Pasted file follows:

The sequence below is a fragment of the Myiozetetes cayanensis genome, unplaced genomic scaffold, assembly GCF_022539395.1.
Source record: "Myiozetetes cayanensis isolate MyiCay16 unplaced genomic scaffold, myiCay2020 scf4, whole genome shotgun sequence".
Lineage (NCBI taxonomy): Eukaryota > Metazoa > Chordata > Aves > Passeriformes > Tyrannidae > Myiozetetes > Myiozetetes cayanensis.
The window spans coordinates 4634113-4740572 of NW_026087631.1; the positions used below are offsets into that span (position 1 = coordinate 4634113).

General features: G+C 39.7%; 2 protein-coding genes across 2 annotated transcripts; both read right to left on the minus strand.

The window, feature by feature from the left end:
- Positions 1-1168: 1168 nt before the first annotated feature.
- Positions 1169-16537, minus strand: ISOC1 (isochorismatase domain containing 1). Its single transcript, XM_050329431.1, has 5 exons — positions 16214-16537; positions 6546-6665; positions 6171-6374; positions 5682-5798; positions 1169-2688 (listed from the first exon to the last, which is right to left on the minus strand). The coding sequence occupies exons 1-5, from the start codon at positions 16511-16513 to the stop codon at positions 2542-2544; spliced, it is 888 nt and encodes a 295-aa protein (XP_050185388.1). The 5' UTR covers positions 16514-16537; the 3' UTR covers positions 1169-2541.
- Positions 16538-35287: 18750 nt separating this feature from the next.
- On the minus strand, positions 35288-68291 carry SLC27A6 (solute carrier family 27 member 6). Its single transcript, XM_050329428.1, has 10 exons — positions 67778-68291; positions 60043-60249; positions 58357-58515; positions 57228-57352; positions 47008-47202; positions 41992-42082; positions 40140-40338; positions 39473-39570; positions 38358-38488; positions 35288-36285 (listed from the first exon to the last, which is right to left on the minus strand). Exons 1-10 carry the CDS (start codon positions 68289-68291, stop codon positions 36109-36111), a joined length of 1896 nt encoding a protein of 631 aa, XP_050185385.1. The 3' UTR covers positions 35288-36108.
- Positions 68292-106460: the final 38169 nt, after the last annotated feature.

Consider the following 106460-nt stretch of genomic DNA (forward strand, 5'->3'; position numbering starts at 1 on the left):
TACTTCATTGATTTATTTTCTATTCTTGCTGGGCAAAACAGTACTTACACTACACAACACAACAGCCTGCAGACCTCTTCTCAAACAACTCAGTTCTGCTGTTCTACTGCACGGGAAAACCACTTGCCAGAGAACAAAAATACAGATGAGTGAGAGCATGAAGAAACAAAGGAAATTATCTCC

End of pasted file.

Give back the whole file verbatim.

The sequence below is a fragment of the Myiozetetes cayanensis genome, unplaced genomic scaffold, assembly GCF_022539395.1.
Source record: "Myiozetetes cayanensis isolate MyiCay16 unplaced genomic scaffold, myiCay2020 scf4, whole genome shotgun sequence".
Lineage (NCBI taxonomy): Eukaryota > Metazoa > Chordata > Aves > Passeriformes > Tyrannidae > Myiozetetes > Myiozetetes cayanensis.
The window spans coordinates 4634113-4740572 of NW_026087631.1; the positions used below are offsets into that span (position 1 = coordinate 4634113).

General features: G+C 39.7%; 2 protein-coding genes across 2 annotated transcripts; both read right to left on the minus strand.

The window, feature by feature from the left end:
- Positions 1-1168: 1168 nt before the first annotated feature.
- Positions 1169-16537, minus strand: ISOC1 (isochorismatase domain containing 1). Its single transcript, XM_050329431.1, has 5 exons — positions 16214-16537; positions 6546-6665; positions 6171-6374; positions 5682-5798; positions 1169-2688 (listed from the first exon to the last, which is right to left on the minus strand). The coding sequence occupies exons 1-5, from the start codon at positions 16511-16513 to the stop codon at positions 2542-2544; spliced, it is 888 nt and encodes a 295-aa protein (XP_050185388.1). The 5' UTR covers positions 16514-16537; the 3' UTR covers positions 1169-2541.
- Positions 16538-35287: 18750 nt separating this feature from the next.
- On the minus strand, positions 35288-68291 carry SLC27A6 (solute carrier family 27 member 6). Its single transcript, XM_050329428.1, has 10 exons — positions 67778-68291; positions 60043-60249; positions 58357-58515; positions 57228-57352; positions 47008-47202; positions 41992-42082; positions 40140-40338; positions 39473-39570; positions 38358-38488; positions 35288-36285 (listed from the first exon to the last, which is right to left on the minus strand). Exons 1-10 carry the CDS (start codon positions 68289-68291, stop codon positions 36109-36111), a joined length of 1896 nt encoding a protein of 631 aa, XP_050185385.1. The 3' UTR covers positions 35288-36108.
- Positions 68292-106460: the final 38169 nt, after the last annotated feature.

Consider the following 106460-nt stretch of genomic DNA (forward strand, 5'->3'; position numbering starts at 1 on the left):
TACTTCATTGATTTATTTTCTATTCTTGCTGGGCAAAACAGTACTTACACTACACAACACAACAGCCTGCAGACCTCTTCTCAAACAACTCAGTTCTGCTGTTCTACTGCACGGGAAAACCACTTGCCAGAGAACAAAAATACAGATGAGTGAGAGCATGAAGAAACAAAGGAAATTATCTCC